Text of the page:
Lt. Col. Bradley honors veterans of all stripes

by Jim Boyle


Lt. Col. Lyle Bradley, a retired Marine combat pilot during WWII and Korea got choked up giving the Memorial Day address on Monday at Lion’s Park in Elk River.

“I get sentimental about this airplane,” he said holding a replica model of the Corsair he flew. “I sat in one in Oshkosh, Wis., a few years ago, and I had tears streaming down my face. So many things happened, and I flew this through two wars and didn’t get a scratch.

Bradley Talks photo“I saw a lot of stuff. Some pretty sad. Some pretty good.”

Bradley highlighted during his talk how he felt it was a team effort the country used to win World War II. He saluted “veterans of all stripes.”

“By that I mean veterans that have worn uniforms and those that have not worn uniforms,” he said. “The key with all the service was a togetherness and teamwork to get the job done.

“In four years the United States went from the poorest defended country to the best. In order to do that, it took a tremendous amount of cooperation on the part of everyone.”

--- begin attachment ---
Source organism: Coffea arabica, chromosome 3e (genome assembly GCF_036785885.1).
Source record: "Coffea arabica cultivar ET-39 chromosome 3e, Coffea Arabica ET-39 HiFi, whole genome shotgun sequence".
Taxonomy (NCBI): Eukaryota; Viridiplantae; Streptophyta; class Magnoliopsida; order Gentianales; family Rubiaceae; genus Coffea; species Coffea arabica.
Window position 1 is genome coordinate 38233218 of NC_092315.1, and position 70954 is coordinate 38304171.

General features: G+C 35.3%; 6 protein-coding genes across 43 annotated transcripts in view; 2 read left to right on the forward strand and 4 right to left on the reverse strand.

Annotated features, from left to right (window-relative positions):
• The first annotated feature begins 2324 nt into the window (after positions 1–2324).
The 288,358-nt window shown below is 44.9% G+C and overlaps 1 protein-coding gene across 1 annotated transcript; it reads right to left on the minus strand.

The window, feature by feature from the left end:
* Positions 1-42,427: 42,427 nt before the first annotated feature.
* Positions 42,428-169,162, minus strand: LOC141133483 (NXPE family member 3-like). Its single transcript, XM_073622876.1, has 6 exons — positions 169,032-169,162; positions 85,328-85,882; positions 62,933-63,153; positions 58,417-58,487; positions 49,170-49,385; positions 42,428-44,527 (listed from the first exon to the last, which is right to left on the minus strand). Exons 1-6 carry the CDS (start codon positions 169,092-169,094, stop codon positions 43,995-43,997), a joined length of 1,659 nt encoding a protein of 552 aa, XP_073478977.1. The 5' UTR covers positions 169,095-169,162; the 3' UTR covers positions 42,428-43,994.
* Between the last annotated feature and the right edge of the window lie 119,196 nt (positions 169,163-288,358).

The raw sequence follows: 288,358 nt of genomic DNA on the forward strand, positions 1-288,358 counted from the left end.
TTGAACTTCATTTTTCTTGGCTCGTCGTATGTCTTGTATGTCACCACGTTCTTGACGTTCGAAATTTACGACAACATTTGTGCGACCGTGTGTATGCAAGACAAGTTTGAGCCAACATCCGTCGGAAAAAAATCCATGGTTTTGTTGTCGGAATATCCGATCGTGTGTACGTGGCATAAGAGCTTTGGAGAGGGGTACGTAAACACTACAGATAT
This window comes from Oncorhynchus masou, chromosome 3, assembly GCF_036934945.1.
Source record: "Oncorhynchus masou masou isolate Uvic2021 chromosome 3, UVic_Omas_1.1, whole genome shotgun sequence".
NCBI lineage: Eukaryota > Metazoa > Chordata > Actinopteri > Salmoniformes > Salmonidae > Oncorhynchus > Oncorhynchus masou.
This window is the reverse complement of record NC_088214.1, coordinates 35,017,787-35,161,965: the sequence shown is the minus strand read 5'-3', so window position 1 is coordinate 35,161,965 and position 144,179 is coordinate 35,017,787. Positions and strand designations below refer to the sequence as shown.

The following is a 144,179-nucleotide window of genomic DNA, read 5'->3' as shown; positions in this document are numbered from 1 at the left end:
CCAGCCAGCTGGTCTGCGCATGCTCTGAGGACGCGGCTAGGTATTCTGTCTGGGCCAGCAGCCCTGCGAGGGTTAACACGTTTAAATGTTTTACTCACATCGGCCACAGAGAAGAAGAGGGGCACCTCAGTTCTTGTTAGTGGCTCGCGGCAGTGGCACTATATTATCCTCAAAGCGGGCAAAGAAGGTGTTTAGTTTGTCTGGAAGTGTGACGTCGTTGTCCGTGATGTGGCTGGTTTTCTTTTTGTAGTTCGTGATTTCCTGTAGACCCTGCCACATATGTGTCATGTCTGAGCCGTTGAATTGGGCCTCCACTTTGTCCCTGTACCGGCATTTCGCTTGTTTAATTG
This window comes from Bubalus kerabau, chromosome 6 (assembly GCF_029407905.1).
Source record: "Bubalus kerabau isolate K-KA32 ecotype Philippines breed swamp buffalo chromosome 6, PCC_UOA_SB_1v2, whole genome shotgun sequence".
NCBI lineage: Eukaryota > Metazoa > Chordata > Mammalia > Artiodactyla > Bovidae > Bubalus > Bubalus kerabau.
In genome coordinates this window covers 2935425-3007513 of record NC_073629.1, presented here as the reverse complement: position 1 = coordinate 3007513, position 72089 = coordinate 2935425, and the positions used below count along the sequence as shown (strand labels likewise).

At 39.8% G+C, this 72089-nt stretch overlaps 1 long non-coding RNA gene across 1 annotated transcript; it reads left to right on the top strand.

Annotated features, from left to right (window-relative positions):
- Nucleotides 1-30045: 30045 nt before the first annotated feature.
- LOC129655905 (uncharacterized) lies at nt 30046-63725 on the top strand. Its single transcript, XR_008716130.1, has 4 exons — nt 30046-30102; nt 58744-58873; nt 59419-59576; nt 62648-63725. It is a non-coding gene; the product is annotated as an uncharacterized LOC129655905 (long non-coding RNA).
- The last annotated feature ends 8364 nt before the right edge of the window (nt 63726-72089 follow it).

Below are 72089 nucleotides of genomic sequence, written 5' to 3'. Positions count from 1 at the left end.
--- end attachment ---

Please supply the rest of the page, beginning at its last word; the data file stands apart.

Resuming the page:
That meant farmers. That meant factory workers. That meant others.

Bradley’s thankful for many things, including the airplane designers and makers who built the Corsairs he flew off aircraft carriers. He wrote them after the wars were over to explain how well they had done in their jobs.

“They were wonderful for providing protection from ground troops,” he said. “You could fly at 40,000 feet and shoot down enemy planes and you could also (fly low to) help the guys on the ground.”

When the war was over, he thought he would do battle again with a Japanese soldier who glowered at him from across a bar at a railroad station overseas.

The man got up out of his chair and came over and asked “in perfect English, better than mine, what I flew.”

Corsairs, of course.

It was the start of a beautiful friendship, one that survived the discovery that Bradley had shot down one of the Japanese pilot’s sqaudron members.

They shared stories. They compared notes about the planes they flew. They met for dinner with their wives in tow.

Bradley encouraged the several hundred people in attendance to unearth war stories and put them down in writing, so when future generations ask about their grandparent, there’s something to go back to.

He said the key is to be specific in their questioning and not general. He suggested that might require some research. It might require a more thoughtful approach. But he suggested it was easier than people think.

And when you find success, write it down.

“When you write things down, it puts a different perspective on things,” he said.